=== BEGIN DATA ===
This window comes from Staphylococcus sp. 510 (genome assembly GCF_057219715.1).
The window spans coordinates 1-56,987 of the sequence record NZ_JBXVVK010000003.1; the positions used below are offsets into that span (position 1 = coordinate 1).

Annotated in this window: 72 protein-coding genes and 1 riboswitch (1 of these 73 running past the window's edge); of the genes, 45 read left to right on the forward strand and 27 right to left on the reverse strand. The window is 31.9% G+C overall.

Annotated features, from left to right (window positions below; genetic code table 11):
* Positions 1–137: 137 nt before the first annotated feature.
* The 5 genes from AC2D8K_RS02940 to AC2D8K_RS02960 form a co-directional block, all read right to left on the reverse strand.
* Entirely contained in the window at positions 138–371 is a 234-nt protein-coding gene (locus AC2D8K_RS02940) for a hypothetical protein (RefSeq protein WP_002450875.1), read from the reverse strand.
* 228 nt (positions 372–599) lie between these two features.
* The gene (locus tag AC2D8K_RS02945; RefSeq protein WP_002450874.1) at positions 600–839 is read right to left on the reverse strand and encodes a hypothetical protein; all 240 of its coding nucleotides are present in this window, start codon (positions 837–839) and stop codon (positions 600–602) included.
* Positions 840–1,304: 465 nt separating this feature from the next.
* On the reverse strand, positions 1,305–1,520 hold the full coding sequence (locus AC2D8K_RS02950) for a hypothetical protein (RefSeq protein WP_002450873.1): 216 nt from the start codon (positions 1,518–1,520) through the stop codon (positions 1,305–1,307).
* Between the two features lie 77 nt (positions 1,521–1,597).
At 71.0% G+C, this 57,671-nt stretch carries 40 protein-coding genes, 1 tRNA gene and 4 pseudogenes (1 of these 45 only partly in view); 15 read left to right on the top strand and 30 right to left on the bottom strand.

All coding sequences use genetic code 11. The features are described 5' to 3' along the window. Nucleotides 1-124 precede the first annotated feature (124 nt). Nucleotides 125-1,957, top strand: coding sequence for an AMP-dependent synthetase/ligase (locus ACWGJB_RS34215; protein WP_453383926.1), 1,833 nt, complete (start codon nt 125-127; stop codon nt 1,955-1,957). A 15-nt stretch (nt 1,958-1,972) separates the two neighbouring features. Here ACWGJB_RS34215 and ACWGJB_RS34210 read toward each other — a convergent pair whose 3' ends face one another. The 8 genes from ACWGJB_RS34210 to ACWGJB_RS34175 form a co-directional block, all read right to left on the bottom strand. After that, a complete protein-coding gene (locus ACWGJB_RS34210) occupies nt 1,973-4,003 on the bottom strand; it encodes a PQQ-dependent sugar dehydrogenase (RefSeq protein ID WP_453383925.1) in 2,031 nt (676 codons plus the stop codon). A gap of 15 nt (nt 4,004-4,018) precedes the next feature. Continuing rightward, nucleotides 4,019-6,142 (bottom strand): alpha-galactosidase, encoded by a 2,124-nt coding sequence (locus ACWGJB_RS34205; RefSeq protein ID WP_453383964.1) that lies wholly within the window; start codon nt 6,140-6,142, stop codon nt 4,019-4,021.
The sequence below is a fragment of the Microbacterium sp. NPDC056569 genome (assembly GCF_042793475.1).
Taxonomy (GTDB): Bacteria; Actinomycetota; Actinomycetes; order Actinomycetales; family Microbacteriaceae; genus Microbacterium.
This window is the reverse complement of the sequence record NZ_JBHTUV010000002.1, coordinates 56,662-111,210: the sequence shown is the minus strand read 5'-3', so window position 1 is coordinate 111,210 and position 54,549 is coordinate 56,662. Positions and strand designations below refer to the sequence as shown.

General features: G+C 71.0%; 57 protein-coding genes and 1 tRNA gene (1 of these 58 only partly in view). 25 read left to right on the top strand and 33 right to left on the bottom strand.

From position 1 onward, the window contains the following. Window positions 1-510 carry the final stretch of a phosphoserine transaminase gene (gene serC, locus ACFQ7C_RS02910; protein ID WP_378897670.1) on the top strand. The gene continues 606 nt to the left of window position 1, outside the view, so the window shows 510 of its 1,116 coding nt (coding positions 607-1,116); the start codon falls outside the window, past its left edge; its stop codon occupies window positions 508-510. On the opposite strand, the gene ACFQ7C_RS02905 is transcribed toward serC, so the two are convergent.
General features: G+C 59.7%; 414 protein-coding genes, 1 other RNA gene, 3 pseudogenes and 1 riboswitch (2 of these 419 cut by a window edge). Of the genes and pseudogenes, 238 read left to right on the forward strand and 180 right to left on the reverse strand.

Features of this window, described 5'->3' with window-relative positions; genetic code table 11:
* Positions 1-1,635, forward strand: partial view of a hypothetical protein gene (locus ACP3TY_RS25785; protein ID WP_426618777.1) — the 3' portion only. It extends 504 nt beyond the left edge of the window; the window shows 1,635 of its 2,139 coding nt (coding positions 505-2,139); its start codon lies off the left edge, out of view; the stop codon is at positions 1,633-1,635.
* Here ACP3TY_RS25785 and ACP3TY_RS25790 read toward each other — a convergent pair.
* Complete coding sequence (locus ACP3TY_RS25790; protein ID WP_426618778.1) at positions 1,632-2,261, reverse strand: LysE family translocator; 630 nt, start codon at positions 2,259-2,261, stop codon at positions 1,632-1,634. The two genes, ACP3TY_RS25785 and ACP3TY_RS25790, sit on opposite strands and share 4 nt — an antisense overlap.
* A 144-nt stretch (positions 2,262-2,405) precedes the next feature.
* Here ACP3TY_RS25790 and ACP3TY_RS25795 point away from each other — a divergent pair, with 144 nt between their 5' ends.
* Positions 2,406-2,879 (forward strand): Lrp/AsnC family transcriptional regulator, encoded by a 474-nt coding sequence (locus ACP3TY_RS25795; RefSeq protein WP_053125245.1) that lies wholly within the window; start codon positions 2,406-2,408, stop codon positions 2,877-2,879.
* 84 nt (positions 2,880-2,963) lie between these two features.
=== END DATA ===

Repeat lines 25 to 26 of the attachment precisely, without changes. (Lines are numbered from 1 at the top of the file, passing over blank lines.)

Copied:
* A 144-nt stretch (positions 2,262-2,405) precedes the next feature.
* Here ACP3TY_RS25790 and ACP3TY_RS25795 point away from each other — a divergent pair, with 144 nt between their 5' ends.